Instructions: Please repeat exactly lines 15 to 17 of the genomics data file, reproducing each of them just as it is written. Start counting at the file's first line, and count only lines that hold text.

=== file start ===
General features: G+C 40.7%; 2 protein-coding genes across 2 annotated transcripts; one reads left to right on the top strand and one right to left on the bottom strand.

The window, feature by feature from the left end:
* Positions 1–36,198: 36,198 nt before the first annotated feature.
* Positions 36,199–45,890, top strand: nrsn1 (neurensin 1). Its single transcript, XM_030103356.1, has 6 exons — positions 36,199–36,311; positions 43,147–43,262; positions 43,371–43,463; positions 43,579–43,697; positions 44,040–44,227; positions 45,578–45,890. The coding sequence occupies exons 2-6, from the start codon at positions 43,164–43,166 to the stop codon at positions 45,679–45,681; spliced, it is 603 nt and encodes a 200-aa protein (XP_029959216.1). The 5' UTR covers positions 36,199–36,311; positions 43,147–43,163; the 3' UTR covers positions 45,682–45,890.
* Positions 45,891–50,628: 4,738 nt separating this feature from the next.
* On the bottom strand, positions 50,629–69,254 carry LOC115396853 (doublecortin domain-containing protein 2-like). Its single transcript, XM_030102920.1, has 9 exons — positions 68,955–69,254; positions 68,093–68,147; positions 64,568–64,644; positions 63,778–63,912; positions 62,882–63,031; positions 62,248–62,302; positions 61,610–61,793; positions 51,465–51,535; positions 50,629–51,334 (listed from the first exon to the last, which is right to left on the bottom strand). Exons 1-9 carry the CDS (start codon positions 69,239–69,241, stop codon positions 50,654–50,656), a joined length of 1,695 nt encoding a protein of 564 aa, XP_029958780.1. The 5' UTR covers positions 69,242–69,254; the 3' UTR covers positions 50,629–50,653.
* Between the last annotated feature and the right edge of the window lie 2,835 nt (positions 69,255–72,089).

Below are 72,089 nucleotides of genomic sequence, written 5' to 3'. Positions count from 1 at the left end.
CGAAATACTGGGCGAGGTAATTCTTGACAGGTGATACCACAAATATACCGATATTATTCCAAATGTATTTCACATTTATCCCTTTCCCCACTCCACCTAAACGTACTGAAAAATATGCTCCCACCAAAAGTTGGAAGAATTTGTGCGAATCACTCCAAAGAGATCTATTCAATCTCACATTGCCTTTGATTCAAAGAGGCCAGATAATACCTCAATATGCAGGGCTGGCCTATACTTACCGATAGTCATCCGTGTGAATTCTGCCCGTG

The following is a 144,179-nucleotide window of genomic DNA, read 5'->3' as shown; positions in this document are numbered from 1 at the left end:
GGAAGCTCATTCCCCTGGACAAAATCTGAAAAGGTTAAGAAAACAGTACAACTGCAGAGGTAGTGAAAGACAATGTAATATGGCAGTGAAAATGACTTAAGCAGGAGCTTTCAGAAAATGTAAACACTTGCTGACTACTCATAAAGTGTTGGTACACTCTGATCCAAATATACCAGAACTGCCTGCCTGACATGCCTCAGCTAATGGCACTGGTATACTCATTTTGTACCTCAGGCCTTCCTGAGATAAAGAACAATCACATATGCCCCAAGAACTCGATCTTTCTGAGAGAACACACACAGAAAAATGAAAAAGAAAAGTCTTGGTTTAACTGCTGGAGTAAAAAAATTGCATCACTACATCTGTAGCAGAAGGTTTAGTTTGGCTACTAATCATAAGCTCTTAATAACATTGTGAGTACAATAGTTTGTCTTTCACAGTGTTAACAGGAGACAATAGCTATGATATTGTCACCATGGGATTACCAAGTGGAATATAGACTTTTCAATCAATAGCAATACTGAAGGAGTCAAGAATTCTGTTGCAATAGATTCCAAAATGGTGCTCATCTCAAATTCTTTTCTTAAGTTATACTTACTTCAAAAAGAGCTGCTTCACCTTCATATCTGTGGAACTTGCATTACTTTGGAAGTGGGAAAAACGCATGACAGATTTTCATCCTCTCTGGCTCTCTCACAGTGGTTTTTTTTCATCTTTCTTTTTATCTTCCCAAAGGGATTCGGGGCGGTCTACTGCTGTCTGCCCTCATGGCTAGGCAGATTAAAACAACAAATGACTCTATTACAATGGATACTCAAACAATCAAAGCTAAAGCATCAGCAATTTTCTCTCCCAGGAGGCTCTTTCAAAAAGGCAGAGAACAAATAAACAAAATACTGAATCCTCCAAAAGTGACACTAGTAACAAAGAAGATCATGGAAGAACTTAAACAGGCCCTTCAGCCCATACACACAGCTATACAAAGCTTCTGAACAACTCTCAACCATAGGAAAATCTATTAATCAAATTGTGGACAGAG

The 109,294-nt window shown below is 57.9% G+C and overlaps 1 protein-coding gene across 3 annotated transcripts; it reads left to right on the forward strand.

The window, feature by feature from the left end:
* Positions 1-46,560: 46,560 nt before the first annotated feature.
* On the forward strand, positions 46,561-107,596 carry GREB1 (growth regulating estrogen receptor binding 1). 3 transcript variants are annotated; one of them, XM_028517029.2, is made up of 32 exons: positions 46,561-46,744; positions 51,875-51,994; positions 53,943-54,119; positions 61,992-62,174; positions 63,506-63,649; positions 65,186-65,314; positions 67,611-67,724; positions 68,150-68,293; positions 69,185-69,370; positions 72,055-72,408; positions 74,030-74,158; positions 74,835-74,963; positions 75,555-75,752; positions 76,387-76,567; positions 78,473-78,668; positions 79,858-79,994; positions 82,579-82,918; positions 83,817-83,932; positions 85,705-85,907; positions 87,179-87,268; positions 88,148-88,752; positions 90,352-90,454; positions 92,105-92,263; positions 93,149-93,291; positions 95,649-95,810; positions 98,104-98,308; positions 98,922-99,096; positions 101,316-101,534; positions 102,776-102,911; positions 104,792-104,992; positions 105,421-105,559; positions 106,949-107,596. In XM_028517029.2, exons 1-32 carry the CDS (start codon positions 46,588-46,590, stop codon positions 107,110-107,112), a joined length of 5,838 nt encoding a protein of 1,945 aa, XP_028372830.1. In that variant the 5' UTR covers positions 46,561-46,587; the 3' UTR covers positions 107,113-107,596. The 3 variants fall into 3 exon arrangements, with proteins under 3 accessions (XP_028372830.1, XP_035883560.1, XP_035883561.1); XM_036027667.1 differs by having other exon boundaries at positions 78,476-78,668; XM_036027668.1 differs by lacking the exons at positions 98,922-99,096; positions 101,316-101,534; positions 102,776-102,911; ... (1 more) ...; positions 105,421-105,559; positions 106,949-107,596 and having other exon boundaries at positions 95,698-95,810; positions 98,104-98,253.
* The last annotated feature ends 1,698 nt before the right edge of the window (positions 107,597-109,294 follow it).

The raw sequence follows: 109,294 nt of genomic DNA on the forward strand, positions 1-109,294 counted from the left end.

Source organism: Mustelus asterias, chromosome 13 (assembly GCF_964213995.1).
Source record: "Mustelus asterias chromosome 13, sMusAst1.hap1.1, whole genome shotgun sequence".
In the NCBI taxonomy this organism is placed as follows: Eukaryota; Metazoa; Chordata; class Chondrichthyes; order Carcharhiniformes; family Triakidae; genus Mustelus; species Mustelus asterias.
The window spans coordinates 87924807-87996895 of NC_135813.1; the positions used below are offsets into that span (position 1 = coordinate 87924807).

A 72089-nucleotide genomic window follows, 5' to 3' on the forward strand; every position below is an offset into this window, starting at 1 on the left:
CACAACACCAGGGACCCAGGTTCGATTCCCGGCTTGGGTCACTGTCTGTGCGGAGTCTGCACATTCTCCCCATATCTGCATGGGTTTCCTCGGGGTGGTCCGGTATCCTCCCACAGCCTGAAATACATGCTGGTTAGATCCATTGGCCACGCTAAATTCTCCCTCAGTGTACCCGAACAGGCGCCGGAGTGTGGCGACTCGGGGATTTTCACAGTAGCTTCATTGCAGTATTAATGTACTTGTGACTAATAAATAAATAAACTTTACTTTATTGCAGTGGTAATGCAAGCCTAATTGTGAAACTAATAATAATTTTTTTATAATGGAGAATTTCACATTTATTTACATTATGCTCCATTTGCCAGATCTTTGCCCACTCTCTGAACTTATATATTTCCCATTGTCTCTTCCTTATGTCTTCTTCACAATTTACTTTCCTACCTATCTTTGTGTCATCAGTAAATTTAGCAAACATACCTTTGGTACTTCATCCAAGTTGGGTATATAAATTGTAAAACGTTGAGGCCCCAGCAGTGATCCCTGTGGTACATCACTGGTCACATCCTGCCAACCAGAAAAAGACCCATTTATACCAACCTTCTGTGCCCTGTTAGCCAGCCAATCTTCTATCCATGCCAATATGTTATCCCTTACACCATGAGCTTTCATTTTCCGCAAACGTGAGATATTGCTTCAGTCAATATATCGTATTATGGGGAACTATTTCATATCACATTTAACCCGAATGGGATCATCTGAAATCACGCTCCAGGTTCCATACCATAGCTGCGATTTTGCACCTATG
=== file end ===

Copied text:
* On the forward strand, positions 46,561-107,596 carry GREB1 (growth regulating estrogen receptor binding 1). 3 transcript variants are annotated; one of them, XM_028517029.2, is made up of 32 exons: positions 46,561-46,744; positions 51,875-51,994; positions 53,943-54,119; positions 61,992-62,174; positions 63,506-63,649; positions 65,186-65,314; positions 67,611-67,724; positions 68,150-68,293; positions 69,185-69,370; positions 72,055-72,408; positions 74,030-74,158; positions 74,835-74,963; positions 75,555-75,752; positions 76,387-76,567; positions 78,473-78,668; positions 79,858-79,994; positions 82,579-82,918; positions 83,817-83,932; positions 85,705-85,907; positions 87,179-87,268; positions 88,148-88,752; positions 90,352-90,454; positions 92,105-92,263; positions 93,149-93,291; positions 95,649-95,810; positions 98,104-98,308; positions 98,922-99,096; positions 101,316-101,534; positions 102,776-102,911; positions 104,792-104,992; positions 105,421-105,559; positions 106,949-107,596. In XM_028517029.2, exons 1-32 carry the CDS (start codon positions 46,588-46,590, stop codon positions 107,110-107,112), a joined length of 5,838 nt encoding a protein of 1,945 aa, XP_028372830.1. In that variant the 5' UTR covers positions 46,561-46,587; the 3' UTR covers positions 107,113-107,596. The 3 variants fall into 3 exon arrangements, with proteins under 3 accessions (XP_028372830.1, XP_035883560.1, XP_035883561.1); XM_036027667.1 differs by having other exon boundaries at positions 78,476-78,668; XM_036027668.1 differs by lacking the exons at positions 98,922-99,096; positions 101,316-101,534; positions 102,776-102,911; ... (1 more) ...; positions 105,421-105,559; positions 106,949-107,596 and having other exon boundaries at positions 95,698-95,810; positions 98,104-98,253.
* The last annotated feature ends 1,698 nt before the right edge of the window (positions 107,597-109,294 follow it).

The raw sequence follows: 109,294 nt of genomic DNA on the forward strand, positions 1-109,294 counted from the left end.